First published in the Dec. 25 print issue of the Burbank Leader.
Burbank police will begin collecting demographic data on the people officers stop on Jan. 1, in compliance with a state law aiming to increase departments’ transparency.
The California Legislature passed the Racial and Identity Profiling Act in 2015, requiring peace officers to collect the demographic information of pedestrians and drivers they detain or search. The bill’s effects have rolled out since 2018, starting with the state’s largest law enforcement agencies. The final “wave” of applicability begins next year; agencies with between one and 333 officers — including Burbank — must begin collecting data by Jan. 1 and report that data by April 2023.
RIPA requires peace officers to report the perceived characteristics of those they stop, rather than reporting demographics listed on personal identification such as a driver’s license. These data elements include the perceived race or ethnicity of those stopped, as well as their genders and ages. Officers must also describe the reason for the stop, their own actions during the stop and the results of the incident.
In its 2021 annual report, the RIPA Board said that stop data collected in 2019 showed that officers from California’s 15 largest agencies stopped white individuals more than twice as often as they did Black individuals, but were significantly more likely to search, detain, handcuff or remove vehicles from a Black person than a white person. The data presented in the report also showed officers were more likely to use force against Black and Hispanic individuals than white persons.
The report’s authors maintained that officers’ biases may contribute to the disparities in the data, but added that poverty, employment and housing discrimination, and area demographics could also play a role.
Data collected and published through RIPA indicated that the state’s largest law enforcement agencies appeared to disproportionately stop Black pedestrians and drivers (16% of stops) compared to their estimated share of the California population (6% in 2018).
The California Department of Justice publishes agency-level RIPA data on its website.
BPD Lt. Scott Meadows told the Leader in a statement that the department has trained officers on RIPA requirements, and that it is testing the data collection system. The policy’s full implementation, he confirmed, will begin at the start of the new year.
The BPD already publishes a limited breakdown of officers’ arrests and “field interviews” — though not traffic citations or warnings — by racial categories. In 2020, according to a department report, officers disproportionately had field contacts with both white and Black people compared to their share of the county’s population — 42% and 12% of contacts, respectively, compared to 26% and 9% of the population. Contacts with Hispanic and Black people were overrepresented in relation to Burbank’s demographics.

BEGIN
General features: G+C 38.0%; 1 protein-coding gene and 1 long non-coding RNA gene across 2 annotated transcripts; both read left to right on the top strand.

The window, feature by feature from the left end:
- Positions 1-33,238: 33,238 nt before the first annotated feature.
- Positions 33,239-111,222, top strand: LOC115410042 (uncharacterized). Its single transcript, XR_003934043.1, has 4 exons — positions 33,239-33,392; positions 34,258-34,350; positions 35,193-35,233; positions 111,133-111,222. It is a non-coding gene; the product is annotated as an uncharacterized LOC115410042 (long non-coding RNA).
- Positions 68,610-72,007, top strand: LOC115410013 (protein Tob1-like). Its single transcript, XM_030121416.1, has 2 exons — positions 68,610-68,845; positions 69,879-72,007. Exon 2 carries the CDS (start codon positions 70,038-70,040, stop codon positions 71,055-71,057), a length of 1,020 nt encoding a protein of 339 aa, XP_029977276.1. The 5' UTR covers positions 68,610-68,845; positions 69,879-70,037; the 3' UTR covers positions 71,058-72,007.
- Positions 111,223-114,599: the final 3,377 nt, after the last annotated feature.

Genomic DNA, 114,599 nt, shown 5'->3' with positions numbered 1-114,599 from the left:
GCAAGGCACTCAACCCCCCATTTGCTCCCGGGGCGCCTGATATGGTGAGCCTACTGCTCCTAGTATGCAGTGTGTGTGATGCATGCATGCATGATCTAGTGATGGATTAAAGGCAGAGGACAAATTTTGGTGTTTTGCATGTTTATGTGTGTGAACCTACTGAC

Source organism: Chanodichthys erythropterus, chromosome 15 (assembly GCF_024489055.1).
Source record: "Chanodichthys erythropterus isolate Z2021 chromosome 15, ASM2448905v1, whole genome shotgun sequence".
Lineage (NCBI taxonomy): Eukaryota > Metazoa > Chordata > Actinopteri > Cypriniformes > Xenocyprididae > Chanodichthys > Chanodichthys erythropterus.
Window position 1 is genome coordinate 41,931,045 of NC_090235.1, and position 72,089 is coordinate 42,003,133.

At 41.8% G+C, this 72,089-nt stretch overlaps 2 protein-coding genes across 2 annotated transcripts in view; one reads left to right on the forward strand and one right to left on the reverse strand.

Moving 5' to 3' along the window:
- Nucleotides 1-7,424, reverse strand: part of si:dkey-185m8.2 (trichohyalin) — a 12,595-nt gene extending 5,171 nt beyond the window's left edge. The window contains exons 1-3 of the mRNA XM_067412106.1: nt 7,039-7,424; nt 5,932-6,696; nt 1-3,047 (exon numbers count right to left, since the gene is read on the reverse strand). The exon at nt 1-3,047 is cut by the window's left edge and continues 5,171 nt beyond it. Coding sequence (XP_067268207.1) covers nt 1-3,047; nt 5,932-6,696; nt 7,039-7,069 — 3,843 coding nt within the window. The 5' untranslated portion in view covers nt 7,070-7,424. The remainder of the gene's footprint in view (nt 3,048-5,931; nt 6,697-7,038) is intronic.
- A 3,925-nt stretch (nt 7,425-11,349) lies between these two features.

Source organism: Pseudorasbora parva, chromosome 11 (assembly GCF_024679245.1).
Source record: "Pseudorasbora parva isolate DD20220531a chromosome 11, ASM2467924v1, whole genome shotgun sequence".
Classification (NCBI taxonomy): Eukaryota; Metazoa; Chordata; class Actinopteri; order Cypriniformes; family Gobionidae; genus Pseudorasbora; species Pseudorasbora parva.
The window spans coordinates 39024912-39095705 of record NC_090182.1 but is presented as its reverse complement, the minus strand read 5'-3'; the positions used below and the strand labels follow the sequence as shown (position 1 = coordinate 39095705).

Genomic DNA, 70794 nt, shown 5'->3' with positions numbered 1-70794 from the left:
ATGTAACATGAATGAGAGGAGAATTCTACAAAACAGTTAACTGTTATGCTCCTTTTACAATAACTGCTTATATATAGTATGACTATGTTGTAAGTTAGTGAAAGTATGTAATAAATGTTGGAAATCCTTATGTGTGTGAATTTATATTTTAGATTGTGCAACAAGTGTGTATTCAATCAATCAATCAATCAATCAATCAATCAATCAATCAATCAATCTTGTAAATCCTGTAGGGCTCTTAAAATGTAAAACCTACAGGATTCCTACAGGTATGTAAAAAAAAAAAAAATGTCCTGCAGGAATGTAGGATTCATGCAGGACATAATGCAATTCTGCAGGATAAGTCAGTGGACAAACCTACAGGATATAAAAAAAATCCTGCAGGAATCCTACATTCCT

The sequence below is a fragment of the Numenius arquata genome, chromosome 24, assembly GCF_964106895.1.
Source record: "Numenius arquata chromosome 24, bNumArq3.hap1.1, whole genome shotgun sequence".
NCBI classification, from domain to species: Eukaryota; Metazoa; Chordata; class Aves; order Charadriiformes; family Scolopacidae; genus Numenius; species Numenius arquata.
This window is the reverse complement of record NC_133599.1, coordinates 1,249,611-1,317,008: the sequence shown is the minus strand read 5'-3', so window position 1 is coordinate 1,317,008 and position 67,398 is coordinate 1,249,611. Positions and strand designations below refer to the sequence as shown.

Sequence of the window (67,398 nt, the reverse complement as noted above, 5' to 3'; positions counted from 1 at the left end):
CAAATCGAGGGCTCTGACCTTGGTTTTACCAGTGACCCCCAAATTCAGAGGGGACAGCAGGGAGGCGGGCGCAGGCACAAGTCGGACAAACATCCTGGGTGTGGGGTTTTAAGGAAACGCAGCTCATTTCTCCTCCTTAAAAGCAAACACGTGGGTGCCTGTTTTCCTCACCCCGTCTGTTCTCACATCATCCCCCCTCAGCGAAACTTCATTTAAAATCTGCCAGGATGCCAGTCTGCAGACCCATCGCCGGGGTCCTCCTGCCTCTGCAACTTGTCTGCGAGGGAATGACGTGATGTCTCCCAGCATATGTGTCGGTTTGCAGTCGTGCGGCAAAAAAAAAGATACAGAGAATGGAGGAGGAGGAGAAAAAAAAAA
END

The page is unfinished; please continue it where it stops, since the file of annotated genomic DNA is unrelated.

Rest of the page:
INCIDENT DATA MORE DETAILED
The BPD will also soon begin reporting crime statistics data in accordance with the FBI’s National Incident-Based Reporting System. The new system, according to BPD records bureau supervisor Jennifer Moran, can feature a wider range of incident types than the current system and will provide more details regarding crime incidents. Those details include information on relationships between victims and suspects, and whether drugs or alcohol were involved in the incident.
Additionally, NIBRS will allow law enforcement agencies to report up to 10 of the offenses that occurred in a single incident; before, only the most serious offense was typically reported.
In an email to the Leader, Moran warned that this shift will mean that Burbank’s crime statistics — as well as those of other cities pivoting to NIBRS — could appear to skyrocket, with more offenses recorded even if the number of incidents remains similar.
“For example, if last years’ … data was converted to NIBRS data, there would be more offenses reported under NIBRS although the underlying incidents were the same,” she said. “The NIBRS provides a more comprehensive view of crime in the United States and offers greater flexibility in data compilation and analysis.”
The FBI transitioned to NIBRS at the beginning of 2021, though Moran said California law enforcement agencies are in different stages of the implementation process since the state took longer than expected to provide technical specifications for their computer systems. The BPD, she added, began collecting NIBRS data at the beginning of December and will start submitting reports to the state in January.